Temari – Takahara 5/2 (1. Initial Detective Work)
June 6, 2009
Yoko Takahara, Hana-temari-nyumon (Flower temari beginner’s course). Tokyo, Macaw, 1995. ISBN-4-8377-0395-X. I think I like the blokey colour schemes used, especially the series done in indigo blue-and-white. Also there are some nice easy designs and some splendid complex kikus in pastels. And the very best suscinct description in just two pages of the link between C10’s 12 and 32,42 and 92 faces. Ok so you’ll need a lot of extra assistance to do these C10s but you can’t ask for more in a single A3-sized page, plus the magnificent explanatory photos on pages 20 and 21 (with 122,212, 272 and 282 faces -phew!). A cracker of a temari book – but aren’t they all?
No pic of this because I need to stitch the ball first, but will translate the instructions to get a handle on temari-Japanese. Not a full translation, but approximate enough, given I’ll falter inevitably with some of the kanji. So what to make of the instructions on page 46 (top)? Obviously for copyright reasons, I can’t reproduce the original pattern or photos. Perhaps, Dear Reader, you might be able to assemble the ball purely on the strength of my written commentary.
Here’s my initial Detective Work. This will be enough for me to stitch the ball, but I will dig out my translating resources and come back with a closer translation.
The title is in the usual complex kanji, and I can barely translate the first basic 78 or so as required by the Japanese Language Performance Test Level 4, so I’ll pass on that for the moment.
Next to the title is ’16’, so I know it’s a S16 or simple 16 divisions around each pole. The words under the b/w photo are similar to those under all the photos on pp.46 and 47 and my best guess is that this is a reference to the colour photo, on page 5.
I’m guessing the intro is alerting me to the fact that this is a jyouge douji or pole-to-pole kiku stitched design. Somewhere in there must be the word kagari to denote stitch. The ’30’ is a mari of 30cm. The numbers 7,23,515 and 8 confirm I’m dealing with four yarn colours, confirming what I know from the colour photo: black mari, red and beige kiku, with French Provincial blue and yellow-ochre for the obi. I guess with a bit more diligence, I’ll get to link numbers with standard Japanese Olympus or similar Japanese yarns. At this point, I flick to the little box detailing the yarns: the title of the box indicates a double-thread (2), which itself is confirmed by the 2 and the arrow in the big stitching diagram (not so clear in the colour photo). Also I confirm that I’m dealing with a single skein of each colour, which helps in ensuring enough yarn is on hand.
The big diagram is very straight-forward if one is familiar with the dynamics of jyouge douji, also known in English as Merry-go-Round and explained in other books, both in English and Japanese, and via online instructions. I know this is going to be relatively easy compared to many other North-South pole stitching because I’m only dealing with four threads crossing each of the 16 division points at the obi in any one direction. Where you get heaps and they pile up on each, like High Food, that’s a different challenge all of its own! The big diag indicates the fairly standard 0.5cm from the pole – a bit further than the usual “tight” 0.3cm for kiku stitching. And the second red colour is a further 0.3cm down again. The stitching process for j.d. is ‘numbered’ in Japanese using symbols we see time and again in Japanese books – T, Box, Fuji. Sarah R in her Notebook calls the third “Mt Fuji”, but I know it has the kana for “i”, easy because I learnt this as “i-for-Hawaii” (see my IROHA poem post where this ‘eyebrow’ is the first syllable of the Japanese alphabet (though most Westerners learn it as mid-way through the set of Japanese vowels – aeiou).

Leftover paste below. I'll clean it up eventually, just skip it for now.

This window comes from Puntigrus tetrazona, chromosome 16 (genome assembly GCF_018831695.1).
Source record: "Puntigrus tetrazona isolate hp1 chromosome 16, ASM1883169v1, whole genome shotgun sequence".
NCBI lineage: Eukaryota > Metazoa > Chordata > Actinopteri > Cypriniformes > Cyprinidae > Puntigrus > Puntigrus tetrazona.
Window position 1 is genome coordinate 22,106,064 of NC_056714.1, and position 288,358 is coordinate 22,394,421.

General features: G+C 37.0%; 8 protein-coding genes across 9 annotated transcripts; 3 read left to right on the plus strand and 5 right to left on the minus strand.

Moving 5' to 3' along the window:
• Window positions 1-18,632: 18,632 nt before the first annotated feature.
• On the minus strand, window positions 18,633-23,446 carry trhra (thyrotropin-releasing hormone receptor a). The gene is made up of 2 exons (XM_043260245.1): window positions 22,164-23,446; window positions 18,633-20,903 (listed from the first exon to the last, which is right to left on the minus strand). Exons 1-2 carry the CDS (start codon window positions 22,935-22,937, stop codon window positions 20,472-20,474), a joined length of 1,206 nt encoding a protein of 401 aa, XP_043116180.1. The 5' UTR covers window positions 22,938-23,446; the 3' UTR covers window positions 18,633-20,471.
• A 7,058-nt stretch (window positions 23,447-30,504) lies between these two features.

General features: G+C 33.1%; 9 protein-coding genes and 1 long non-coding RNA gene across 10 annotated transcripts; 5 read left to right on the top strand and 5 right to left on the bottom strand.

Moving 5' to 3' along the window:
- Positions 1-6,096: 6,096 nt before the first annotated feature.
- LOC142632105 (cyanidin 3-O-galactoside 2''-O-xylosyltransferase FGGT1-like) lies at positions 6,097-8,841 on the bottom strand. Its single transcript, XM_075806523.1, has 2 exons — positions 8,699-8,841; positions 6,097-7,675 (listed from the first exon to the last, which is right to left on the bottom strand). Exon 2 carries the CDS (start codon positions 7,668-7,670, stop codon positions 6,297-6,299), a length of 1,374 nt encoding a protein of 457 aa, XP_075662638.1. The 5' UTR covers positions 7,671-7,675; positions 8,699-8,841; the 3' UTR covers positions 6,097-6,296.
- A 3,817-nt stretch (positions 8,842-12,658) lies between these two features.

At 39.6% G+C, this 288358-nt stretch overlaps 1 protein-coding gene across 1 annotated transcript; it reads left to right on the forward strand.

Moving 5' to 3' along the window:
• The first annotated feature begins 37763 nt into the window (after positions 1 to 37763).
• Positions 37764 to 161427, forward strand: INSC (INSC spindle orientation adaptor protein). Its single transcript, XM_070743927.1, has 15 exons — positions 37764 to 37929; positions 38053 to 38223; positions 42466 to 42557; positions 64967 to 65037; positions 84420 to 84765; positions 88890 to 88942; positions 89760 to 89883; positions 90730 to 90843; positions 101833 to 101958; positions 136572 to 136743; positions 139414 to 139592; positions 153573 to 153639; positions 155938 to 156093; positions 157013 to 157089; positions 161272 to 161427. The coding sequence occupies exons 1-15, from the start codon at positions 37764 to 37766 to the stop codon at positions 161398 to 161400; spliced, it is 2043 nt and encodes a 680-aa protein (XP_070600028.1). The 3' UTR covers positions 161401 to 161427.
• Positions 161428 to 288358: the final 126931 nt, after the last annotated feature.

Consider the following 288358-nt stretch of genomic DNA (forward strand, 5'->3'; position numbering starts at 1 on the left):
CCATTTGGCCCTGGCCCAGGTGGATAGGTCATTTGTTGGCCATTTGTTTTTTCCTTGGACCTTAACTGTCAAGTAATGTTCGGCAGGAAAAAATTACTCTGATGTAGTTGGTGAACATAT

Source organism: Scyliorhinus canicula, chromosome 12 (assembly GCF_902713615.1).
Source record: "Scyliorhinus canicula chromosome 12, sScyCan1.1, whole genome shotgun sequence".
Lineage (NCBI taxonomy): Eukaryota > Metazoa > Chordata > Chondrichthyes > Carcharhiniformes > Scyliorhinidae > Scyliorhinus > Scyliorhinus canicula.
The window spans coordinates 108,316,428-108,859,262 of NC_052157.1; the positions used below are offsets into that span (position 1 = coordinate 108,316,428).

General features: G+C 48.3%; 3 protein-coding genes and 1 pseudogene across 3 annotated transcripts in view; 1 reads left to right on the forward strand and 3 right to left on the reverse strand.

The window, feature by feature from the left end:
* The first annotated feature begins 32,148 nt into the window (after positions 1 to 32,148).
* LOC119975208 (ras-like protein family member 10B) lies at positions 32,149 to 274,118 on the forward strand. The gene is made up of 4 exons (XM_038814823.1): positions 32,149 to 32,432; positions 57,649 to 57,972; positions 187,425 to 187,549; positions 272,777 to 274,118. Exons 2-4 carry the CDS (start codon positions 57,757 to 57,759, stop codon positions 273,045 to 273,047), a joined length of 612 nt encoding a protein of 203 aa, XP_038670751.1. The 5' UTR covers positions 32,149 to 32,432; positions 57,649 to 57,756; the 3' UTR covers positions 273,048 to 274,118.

What we’re aiming for – and this is part of the visual attraction of this temari – is the visual effect of petals created where the red crosses the divisions at two points, near the poles and probably around 0.25 the way down?
For the divisions/guidelines, I’ll use some fragile Nordic Gold (delicate to work with but lies very flat, which is good for the overlapping of so many threads at each pole). I’m preferring this at the moment to a divided, single thread of DMC perle cotton 5 Gold.
The obi instructions are left off, but the stitching over the obi is indicated in the big diag, being 2.5cm from the equator. From the numbers on the diag I think the blue is #515, the yellow is #7, the red is #23…
Ok so the colours of red/yellow/black are somewhat stark, but personally I tend to copy everything as-is on my first attempt. With a second attempt, having got the technique right, I will start playing around with the colours and yarns.
Photo to follow!